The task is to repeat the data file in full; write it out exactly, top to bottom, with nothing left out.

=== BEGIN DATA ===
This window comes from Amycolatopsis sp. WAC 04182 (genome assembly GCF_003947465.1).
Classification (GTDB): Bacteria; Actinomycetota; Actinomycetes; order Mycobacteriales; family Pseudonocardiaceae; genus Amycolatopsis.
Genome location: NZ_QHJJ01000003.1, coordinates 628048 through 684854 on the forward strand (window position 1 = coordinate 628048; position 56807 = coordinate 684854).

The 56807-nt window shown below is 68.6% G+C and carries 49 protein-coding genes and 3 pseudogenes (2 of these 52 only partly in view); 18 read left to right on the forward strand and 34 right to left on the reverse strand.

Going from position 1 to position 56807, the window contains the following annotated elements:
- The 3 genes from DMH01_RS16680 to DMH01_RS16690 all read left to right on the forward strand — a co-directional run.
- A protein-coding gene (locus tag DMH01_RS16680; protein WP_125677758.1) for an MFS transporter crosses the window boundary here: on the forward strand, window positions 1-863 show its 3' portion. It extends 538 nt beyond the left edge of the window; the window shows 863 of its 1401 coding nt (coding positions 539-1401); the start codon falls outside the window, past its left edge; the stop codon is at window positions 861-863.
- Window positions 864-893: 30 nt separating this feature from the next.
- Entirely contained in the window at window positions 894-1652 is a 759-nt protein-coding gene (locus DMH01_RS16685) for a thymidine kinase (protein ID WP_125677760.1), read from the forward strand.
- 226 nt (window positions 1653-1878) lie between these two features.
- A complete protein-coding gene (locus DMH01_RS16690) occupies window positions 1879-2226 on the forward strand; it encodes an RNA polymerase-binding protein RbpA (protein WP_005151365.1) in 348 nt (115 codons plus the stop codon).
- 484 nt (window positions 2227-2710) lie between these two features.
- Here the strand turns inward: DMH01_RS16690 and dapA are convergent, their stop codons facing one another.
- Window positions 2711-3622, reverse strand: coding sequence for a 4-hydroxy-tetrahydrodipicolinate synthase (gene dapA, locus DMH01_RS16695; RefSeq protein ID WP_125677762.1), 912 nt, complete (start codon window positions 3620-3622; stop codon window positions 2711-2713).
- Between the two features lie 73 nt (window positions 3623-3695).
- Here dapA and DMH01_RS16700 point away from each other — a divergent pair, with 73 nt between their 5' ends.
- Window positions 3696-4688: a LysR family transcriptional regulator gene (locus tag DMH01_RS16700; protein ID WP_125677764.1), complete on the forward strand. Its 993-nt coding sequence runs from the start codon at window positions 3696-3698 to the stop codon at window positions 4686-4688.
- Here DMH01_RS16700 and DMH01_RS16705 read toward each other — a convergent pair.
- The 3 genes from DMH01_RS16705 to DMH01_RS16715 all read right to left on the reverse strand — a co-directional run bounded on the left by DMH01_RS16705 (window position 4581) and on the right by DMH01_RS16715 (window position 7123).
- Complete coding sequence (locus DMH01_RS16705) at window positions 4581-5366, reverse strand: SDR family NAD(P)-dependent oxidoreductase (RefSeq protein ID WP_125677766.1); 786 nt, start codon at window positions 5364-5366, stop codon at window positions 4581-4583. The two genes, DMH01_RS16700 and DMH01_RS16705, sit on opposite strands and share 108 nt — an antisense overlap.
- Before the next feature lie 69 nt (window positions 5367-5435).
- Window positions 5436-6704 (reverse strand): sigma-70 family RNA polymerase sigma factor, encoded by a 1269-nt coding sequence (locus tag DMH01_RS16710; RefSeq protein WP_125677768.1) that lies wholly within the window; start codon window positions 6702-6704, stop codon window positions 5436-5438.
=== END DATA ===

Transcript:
This window comes from Amycolatopsis sp. WAC 04182 (genome assembly GCF_003947465.1).
Classification (GTDB): Bacteria; Actinomycetota; Actinomycetes; order Mycobacteriales; family Pseudonocardiaceae; genus Amycolatopsis.
Genome location: NZ_QHJJ01000003.1, coordinates 628048 through 684854 on the forward strand (window position 1 = coordinate 628048; position 56807 = coordinate 684854).

The 56807-nt window shown below is 68.6% G+C and carries 49 protein-coding genes and 3 pseudogenes (2 of these 52 only partly in view); 18 read left to right on the forward strand and 34 right to left on the reverse strand.

Going from position 1 to position 56807, the window contains the following annotated elements:
- The 3 genes from DMH01_RS16680 to DMH01_RS16690 all read left to right on the forward strand — a co-directional run.
- A protein-coding gene (locus tag DMH01_RS16680; protein WP_125677758.1) for an MFS transporter crosses the window boundary here: on the forward strand, window positions 1-863 show its 3' portion. It extends 538 nt beyond the left edge of the window; the window shows 863 of its 1401 coding nt (coding positions 539-1401); the start codon falls outside the window, past its left edge; the stop codon is at window positions 861-863.
- Window positions 864-893: 30 nt separating this feature from the next.
- Entirely contained in the window at window positions 894-1652 is a 759-nt protein-coding gene (locus DMH01_RS16685) for a thymidine kinase (protein ID WP_125677760.1), read from the forward strand.
- 226 nt (window positions 1653-1878) lie between these two features.
- A complete protein-coding gene (locus DMH01_RS16690) occupies window positions 1879-2226 on the forward strand; it encodes an RNA polymerase-binding protein RbpA (protein WP_005151365.1) in 348 nt (115 codons plus the stop codon).
- 484 nt (window positions 2227-2710) lie between these two features.
- Here the strand turns inward: DMH01_RS16690 and dapA are convergent, their stop codons facing one another.
- Window positions 2711-3622, reverse strand: coding sequence for a 4-hydroxy-tetrahydrodipicolinate synthase (gene dapA, locus DMH01_RS16695; RefSeq protein ID WP_125677762.1), 912 nt, complete (start codon window positions 3620-3622; stop codon window positions 2711-2713).
- Between the two features lie 73 nt (window positions 3623-3695).
- Here dapA and DMH01_RS16700 point away from each other — a divergent pair, with 73 nt between their 5' ends.
- Window positions 3696-4688: a LysR family transcriptional regulator gene (locus tag DMH01_RS16700; protein ID WP_125677764.1), complete on the forward strand. Its 993-nt coding sequence runs from the start codon at window positions 3696-3698 to the stop codon at window positions 4686-4688.
- Here DMH01_RS16700 and DMH01_RS16705 read toward each other — a convergent pair.
- The 3 genes from DMH01_RS16705 to DMH01_RS16715 all read right to left on the reverse strand — a co-directional run bounded on the left by DMH01_RS16705 (window position 4581) and on the right by DMH01_RS16715 (window position 7123).
- Complete coding sequence (locus DMH01_RS16705) at window positions 4581-5366, reverse strand: SDR family NAD(P)-dependent oxidoreductase (RefSeq protein ID WP_125677766.1); 786 nt, start codon at window positions 5364-5366, stop codon at window positions 4581-4583. The two genes, DMH01_RS16700 and DMH01_RS16705, sit on opposite strands and share 108 nt — an antisense overlap.
- Before the next feature lie 69 nt (window positions 5367-5435).
- Window positions 5436-6704 (reverse strand): sigma-70 family RNA polymerase sigma factor, encoded by a 1269-nt coding sequence (locus tag DMH01_RS16710; RefSeq protein WP_125677768.1) that lies wholly within the window; start codon window positions 6702-6704, stop codon window positions 5436-5438.